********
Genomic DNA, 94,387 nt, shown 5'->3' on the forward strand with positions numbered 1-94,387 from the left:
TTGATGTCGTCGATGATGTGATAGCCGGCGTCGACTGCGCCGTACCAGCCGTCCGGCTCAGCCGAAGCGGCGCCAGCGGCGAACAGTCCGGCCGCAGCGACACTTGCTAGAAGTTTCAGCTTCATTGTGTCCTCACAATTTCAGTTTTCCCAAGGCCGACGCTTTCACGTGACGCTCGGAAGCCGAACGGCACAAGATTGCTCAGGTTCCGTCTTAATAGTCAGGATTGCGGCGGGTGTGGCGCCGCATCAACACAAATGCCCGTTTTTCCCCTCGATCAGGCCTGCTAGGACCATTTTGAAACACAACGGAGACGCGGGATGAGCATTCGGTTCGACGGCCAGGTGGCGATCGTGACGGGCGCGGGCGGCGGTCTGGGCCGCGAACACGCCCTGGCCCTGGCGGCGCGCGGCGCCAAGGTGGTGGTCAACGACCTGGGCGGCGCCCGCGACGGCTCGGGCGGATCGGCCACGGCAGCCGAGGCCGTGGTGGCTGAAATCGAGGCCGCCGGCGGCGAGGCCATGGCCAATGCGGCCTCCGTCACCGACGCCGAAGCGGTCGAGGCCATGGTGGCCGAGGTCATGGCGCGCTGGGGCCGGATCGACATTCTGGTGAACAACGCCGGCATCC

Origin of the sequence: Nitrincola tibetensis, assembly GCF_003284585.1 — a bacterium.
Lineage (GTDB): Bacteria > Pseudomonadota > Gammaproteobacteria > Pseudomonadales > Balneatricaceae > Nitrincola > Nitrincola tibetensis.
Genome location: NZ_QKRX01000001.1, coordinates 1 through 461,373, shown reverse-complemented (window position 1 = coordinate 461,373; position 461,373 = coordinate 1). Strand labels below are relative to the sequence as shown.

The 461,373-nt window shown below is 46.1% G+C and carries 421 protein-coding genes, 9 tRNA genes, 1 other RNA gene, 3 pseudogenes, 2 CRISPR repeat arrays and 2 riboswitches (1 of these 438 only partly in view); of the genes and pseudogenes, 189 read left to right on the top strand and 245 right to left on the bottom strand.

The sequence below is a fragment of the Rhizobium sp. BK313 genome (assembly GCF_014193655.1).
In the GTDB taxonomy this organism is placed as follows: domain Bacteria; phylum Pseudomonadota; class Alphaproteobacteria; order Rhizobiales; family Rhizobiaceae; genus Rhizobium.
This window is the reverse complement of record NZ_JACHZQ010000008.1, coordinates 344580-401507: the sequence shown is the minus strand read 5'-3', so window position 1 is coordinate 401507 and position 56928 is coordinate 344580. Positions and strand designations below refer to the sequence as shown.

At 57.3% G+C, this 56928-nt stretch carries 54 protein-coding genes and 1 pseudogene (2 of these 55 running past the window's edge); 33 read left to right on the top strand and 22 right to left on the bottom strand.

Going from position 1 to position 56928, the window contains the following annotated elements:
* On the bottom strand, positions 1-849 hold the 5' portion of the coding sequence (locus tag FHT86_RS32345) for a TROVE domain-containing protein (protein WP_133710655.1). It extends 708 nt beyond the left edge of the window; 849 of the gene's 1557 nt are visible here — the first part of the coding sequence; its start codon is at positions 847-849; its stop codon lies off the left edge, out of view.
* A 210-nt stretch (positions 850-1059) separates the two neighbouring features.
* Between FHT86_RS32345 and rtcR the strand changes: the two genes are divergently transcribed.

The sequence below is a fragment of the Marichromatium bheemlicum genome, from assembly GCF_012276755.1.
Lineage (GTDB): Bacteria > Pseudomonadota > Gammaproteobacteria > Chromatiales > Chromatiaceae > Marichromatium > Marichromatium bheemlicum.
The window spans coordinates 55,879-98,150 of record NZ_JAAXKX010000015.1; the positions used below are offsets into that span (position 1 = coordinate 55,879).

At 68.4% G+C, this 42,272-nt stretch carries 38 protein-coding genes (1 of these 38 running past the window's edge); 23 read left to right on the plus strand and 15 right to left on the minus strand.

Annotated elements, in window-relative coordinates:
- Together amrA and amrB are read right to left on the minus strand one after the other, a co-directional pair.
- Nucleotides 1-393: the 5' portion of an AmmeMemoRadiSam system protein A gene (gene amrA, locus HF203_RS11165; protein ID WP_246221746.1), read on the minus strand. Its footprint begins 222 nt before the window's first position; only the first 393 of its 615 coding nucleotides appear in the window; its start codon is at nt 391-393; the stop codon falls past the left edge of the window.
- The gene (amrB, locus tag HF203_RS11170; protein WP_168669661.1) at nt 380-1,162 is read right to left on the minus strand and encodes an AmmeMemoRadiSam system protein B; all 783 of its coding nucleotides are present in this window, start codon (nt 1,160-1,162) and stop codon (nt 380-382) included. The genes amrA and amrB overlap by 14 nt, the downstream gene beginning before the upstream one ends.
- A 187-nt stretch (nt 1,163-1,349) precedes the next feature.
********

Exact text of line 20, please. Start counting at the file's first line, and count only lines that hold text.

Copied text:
- Together amrA and amrB are read right to left on the minus strand one after the other, a co-directional pair.